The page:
Apple and Google - The Darlings of the Silicon Valley: An examination of clusters and interlocks in network maps
This post examines recent news regarding Apple and Google and applies network maps to the following question: What is the relational capital effect of the recent appointment of Google CEO Eric Schmidt to the board of Apple? Below is the LinkSViewer Relational Map of Apple and Google which includes board and management team members, investors, and companies in common (strong ties). Click on the Map to enlarge this map in a separate window and display the map title, filter information, and legend.
Relational Map - Map 1 (Click on to view full size)
Map 1: Strong Tie Relationships between Apple and Google. This Relational Map includes Person, Investor, and Company nodes, but only active companies, and only the current Person relationships. A filter has been placed that eliminates the weakest ties.
Initial Observation: Eric Schmidt links Apple to Google, but so does Al Gore, Arthur Levinson, and Sequoia Capital.
Discussion: We can see that the appointment of Eric Schmidt forms a different relationship because he is a Management Team (for Google) / Board link (for Apple). Arthur Levinson (Genentech CEO) sits on the board of both companies. Al Gore sits on the board of Apple and is a Board Observer on Google. Moreover, the co-investment relation of Sequoia Capital strengthens the link between these companies because of the history involved in helping grow each company at earlier stages. Notice that Kleiner, Perkins, Caufield, & Byers forms a company cluster at the bottom of the above map as an investor in Google. What other company linkages can be gleaned from the relations between Apple and Google?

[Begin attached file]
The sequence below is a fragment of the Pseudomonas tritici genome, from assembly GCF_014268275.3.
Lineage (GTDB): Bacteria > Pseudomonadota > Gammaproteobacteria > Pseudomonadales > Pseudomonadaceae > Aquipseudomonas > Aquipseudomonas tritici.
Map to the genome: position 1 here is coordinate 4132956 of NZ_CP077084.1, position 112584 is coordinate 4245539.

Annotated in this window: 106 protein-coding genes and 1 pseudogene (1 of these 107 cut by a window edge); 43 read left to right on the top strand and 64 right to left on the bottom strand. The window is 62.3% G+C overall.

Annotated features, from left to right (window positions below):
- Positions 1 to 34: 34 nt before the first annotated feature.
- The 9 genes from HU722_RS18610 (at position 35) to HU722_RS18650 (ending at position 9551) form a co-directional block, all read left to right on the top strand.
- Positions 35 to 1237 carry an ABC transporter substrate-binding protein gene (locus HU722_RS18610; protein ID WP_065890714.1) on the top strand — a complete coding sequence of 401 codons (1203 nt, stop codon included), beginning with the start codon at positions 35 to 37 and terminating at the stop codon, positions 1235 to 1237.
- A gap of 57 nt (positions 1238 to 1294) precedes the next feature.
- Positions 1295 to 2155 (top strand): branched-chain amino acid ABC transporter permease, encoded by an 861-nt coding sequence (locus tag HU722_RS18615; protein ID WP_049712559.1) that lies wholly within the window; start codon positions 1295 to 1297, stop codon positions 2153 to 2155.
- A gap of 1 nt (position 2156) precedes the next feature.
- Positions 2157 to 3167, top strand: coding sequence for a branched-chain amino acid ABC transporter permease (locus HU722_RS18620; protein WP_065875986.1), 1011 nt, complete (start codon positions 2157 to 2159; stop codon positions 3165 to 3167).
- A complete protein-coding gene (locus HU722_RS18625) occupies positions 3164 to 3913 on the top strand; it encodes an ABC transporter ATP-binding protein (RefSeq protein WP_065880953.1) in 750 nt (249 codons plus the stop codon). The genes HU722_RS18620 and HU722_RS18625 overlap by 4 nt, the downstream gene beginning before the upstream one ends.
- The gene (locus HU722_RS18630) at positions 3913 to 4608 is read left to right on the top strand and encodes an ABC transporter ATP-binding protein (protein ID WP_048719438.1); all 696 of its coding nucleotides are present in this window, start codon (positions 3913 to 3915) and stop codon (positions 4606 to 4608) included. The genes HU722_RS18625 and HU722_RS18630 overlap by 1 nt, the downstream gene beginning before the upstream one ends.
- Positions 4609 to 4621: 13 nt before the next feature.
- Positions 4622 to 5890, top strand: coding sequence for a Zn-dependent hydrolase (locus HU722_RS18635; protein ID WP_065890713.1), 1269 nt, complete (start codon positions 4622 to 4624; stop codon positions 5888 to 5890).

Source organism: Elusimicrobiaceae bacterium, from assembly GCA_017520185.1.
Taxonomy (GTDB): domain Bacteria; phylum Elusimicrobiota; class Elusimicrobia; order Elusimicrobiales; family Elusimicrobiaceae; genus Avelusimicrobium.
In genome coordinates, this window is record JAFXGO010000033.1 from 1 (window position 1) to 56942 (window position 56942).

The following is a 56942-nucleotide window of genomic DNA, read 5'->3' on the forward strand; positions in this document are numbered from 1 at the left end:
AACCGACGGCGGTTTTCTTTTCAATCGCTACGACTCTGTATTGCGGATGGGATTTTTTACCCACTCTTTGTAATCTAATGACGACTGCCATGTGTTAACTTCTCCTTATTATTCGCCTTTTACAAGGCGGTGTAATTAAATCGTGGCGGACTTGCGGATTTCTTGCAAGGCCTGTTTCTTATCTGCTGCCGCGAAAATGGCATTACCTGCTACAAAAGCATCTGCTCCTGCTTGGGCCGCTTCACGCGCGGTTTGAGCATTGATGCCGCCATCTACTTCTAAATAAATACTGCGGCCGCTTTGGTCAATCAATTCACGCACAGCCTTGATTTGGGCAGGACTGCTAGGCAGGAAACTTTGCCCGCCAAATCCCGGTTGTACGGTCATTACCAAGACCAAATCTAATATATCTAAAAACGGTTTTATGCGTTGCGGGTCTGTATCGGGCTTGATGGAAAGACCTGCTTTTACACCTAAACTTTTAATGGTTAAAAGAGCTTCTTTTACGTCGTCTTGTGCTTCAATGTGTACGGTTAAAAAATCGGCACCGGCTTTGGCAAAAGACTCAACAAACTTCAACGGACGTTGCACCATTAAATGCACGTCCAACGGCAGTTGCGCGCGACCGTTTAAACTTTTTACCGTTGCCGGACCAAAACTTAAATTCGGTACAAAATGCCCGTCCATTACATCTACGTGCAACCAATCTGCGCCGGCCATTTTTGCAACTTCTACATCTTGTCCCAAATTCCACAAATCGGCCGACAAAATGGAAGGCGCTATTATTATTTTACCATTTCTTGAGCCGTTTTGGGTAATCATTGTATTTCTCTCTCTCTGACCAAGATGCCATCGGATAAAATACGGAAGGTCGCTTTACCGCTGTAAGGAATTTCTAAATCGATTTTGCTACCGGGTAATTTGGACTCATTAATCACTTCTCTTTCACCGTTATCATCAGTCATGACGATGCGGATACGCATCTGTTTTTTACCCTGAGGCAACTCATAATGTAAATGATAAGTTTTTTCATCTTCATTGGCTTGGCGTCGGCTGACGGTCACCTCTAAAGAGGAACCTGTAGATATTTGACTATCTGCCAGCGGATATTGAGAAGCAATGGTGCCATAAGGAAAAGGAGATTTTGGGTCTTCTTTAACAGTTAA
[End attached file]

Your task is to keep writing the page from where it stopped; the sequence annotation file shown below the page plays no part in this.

Public Company Map - Map 2 (Click on to view full size)
Map 2: Public Company Clusters of Apple and Google. The Company Map shows common affiliations between companies: Yellow links = at least two common investors; Orange links = at least one investor and one board member in common. This map is filtered to include only the active public companies in the network.
Map 3: Private Company Ties for Apple and Google. Another Company Map, this one shows the links between companies only the private companies in the network: Yellow links = at least two common investors; Orange links = at least one investor and one board member in common. Apple and Google remain even though they are public because they are the target nodes (this is their network).
Initial Observations: Google has 27 public company ties, while Apple only has 6 (relatively unequal). As before, the structure of these ties differ, but because of the size of the related company network of Google, one can see the benefit of having the CEO of Google on Apple’s board.
Discussion: The vastness of Google’s private company relations network opens up potential connections to at least 26 private companies in the valley for Apple. This could be useful in forming future partnerships, potential acquisitions, or subcontracting. Google has the connections to more up-and-coming Internet companies, and it seems that Apple can gain from such entrée. Some specific company clusters that Apple could access through Google’s connections (companies followed by common connections):
Google Cluster 1: Stoke, ConSentry Networks, PeakStream, PodShow, Dash Navigation, and Digital Chocolate (via Sequoia & Kleiner)
Google Cluster 2: Friendster and eLance (via Ram Shriram, Kleiner)
Google Cluster 3: Friendster, Zazzle, Tellme Networks, Ion America, Spatial Photonics, and Good Technology (via Kleiner, John Doerr)
Google Cluster 4: Vendio, Yodlee (via Kleiner & Angel Investors).
Conclusion: By examining select network maps of Apple and Google, we uncovered information on how they can leverage each other’s relational capital - this can occur via board members, companies, and investors. Of particular note are the existing board of director interlocks of Eric Schmidt, Arthur Levinson, and Al Gore, the gatekeeping roles of Sequoia and Kleiner, and the specification of private and public company clusters that foster company partnerships, especially Apple’s potential benefit in leveraging Google’s ties to up-and-coming private companies.